Dr. Roger Poisson is a tall, heavily built man with an air of authority that some people find intimidating. He is also known for the high level of professional care he devoted to the women he treated for breast cancer as a surgeon at Saint-Luc Hospital in Montreal. A prominent medical researcher, Poisson enrolled many patients in studies aimed at finding better treatments for breast cancer. But three years ago, Poisson’s world of power and prestige began to crumble. He was quietly stripped of his title as chief of oncological surgery at Saint-Luc and, later, as a professor of surgery at the University of Montreal. Outside a small circle of medical officials, few people knew the reasons for Poisson’s loss of status—until last week. In a shocking disclosure, medical investigators said that, over a 12-year period, the now-63-year-old Poisson had falsified data that he contributed to a series of major breast cancer studies.
The story of the falsifications—which Poisson insists amounted merely to “white lies”— shook the medical world and horrified breast cancer victims. The surgeon’s findings made up 16 per cent of the data used in an influential 1985 report that found lumpectomies— the localized removal of a tumor—to be as effective in some breast cancer cases as mastectomies, in which the entire breast is removed. “I felt panic when I saw a report of the case,” said Joan Litke, a manuscript transcriber in Springtown, Ont., west of Ottawa, who had a lump removed from her left breast in 1991. “I started wondering if I should have had a mastectomy.” In Pittsburgh, doctors in charge of the research group known as the National Surgical Adjuvant Breast and Bowel
Project (NSABP) insisted that, after excluding Poisson’s data from the study, the favorable findings on lumpectomies remained the same. Several other clinical studies have also supported the use of lumpectomies.
The revelations about Poisson’s misdeeds raised questions about why medical officials had not uncovered them sooner and, once they had, why they were so slow to inform other medical authorities— or the public. The scandal did not surface until March 13, when the Chicago Tribune published a detailed account. Poisson’s methods also created concern over the way doctors assemble data. Each year, the Bethesda, Md.-based Office of Research Integrity (ORI) investigates about 75 cases of alleged misconduct in medical studies. But Dorothy Macfarlane, a senior ORI investigator who flew to Montreal after Poisson’s actions were discovered, said that it “was easily the largest case of falsification I’ve ever encountered in terms of the number of cases and the time period over which it occurred.”
Poisson’s falsifications began to unravel after an NSABP staff member at the University of Pittsburgh noticed in 1990 that he had submitted two records of a breast cancer operation for the same patient—with different dates on them. After a seven-month investigation turned up more suspect documents, NSABP officials alerted federal investigators, who dispatched teams to Montreal. There, the full extent of Poisson’s deception was uncovered.
Between 1977 and 1990, Poisson was involved in 14 different NSABP studies, includ-
ing one aimed at determining the effectiveness of lumpectomies. Investigators found that Poisson had falsified at least 115 documents involving 99 patients. In 36 of the cases, he altered diagnosis dates in order to make patients eligible for enrolment in clinical studies. In another 39 cases, he falsified documents to make it appear that patients’ hormone levels were right for enrolment. Medical experts said that clinical studies have to operate under strict rules so that data can be accurately compared. “If patients don’t fit the criteria,” said Dr. Alan Lees, a radiation oncologist at Edmonton’s Cross Cancer Institute, “then they’re not eligible—period.”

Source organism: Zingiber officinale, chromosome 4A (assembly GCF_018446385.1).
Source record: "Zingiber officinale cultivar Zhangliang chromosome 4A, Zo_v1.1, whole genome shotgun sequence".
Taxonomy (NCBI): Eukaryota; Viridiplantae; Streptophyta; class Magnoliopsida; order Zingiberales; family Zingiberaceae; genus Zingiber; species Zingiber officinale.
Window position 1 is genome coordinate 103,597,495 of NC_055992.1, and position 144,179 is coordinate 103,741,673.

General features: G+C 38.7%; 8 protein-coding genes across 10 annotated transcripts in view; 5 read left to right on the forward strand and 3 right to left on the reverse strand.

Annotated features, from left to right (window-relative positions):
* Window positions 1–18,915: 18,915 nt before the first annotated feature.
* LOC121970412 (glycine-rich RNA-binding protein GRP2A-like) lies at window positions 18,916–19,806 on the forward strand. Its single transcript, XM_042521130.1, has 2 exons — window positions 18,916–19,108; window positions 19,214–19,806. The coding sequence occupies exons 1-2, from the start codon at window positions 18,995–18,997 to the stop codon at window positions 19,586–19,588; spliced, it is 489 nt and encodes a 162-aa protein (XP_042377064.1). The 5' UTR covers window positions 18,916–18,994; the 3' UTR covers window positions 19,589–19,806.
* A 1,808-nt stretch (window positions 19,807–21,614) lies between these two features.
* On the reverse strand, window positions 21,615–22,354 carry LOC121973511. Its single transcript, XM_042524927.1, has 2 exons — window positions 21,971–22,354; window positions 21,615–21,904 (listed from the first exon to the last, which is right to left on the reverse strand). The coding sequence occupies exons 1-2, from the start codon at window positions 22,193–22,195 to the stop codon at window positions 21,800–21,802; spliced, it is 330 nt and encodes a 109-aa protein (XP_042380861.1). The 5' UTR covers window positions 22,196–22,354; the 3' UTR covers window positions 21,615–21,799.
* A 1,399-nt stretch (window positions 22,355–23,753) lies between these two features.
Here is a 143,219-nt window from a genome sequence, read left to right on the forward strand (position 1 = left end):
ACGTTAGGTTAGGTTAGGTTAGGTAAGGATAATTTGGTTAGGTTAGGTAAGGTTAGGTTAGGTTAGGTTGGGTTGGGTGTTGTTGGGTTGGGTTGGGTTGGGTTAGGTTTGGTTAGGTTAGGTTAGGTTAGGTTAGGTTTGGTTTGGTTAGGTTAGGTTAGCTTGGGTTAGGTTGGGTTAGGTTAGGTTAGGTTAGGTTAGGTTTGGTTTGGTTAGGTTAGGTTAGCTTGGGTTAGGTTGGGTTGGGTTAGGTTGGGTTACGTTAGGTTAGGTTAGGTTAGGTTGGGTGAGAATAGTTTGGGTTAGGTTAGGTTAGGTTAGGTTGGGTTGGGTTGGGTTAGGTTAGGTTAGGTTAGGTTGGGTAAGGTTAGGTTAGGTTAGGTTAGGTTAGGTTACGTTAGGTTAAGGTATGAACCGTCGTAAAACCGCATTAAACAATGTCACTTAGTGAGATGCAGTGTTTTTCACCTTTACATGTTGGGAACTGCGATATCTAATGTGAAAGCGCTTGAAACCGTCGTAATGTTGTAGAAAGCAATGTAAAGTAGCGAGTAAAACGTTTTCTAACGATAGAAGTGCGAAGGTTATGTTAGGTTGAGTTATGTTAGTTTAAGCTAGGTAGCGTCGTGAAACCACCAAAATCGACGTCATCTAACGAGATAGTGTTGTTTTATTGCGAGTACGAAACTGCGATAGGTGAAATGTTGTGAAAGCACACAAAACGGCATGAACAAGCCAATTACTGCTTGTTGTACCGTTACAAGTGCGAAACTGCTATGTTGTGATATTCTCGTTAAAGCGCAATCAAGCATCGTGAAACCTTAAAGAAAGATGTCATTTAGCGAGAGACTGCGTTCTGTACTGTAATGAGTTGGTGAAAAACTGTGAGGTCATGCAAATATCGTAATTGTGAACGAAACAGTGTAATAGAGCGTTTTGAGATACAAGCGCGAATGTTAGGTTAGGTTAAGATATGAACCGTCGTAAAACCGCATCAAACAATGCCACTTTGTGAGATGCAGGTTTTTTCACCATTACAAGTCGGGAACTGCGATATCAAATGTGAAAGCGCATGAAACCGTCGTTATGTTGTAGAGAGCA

Why did Poisson think he could bend the rules? In a written statement to U.S. investigators, the surgeon declared that his transgressions were minor and made out of compassion for his patients: “I always feel sorry for a nice case to be denied the right to enter a good protocol just on account of trivial details.” According to Dr. Pierre-Michel Huet, director of Saint-Luc’s clinical research centre, Poisson was “fully dedicated to the NSABP studies and he thought this was the best way to treat patients,” because patients in such programs receive the most up-to-date treatment and the most careful follow-up care. Other doctors speculated that Poisson was motivated by a desire for the prestige that his research work earned him— and by intellectual arrogance.
Poisson’s actions will afflict the Quebec medical establishment for some time. The U.S. National Cancer Institute, which finances the NSABP studies, has informed Saint-Luc m Hospital that it will take steps to Ë reclaim the $1 million it spent oon Poisson’s patients. Meani while, the College of Physicians of Quebec expressed concern that it only learned of Poisson’s activities from newspaper articles. “We should have been in' formed by the hospital,” said Augustin Roy, president of the doctors’ governing body. Hospital officials said they did not tell the college because they were satisfied that Poisson’s actions did no harm to his patients. For the same reason, Poisson is still on staff at the hospital. That could change. Roy said an investigator for the college will determine whether Poisson was guilty of professional misconduct—an offence that could result in suspension of his licence to practice medicine, and a further fall from grace for the once-powerful doctor.
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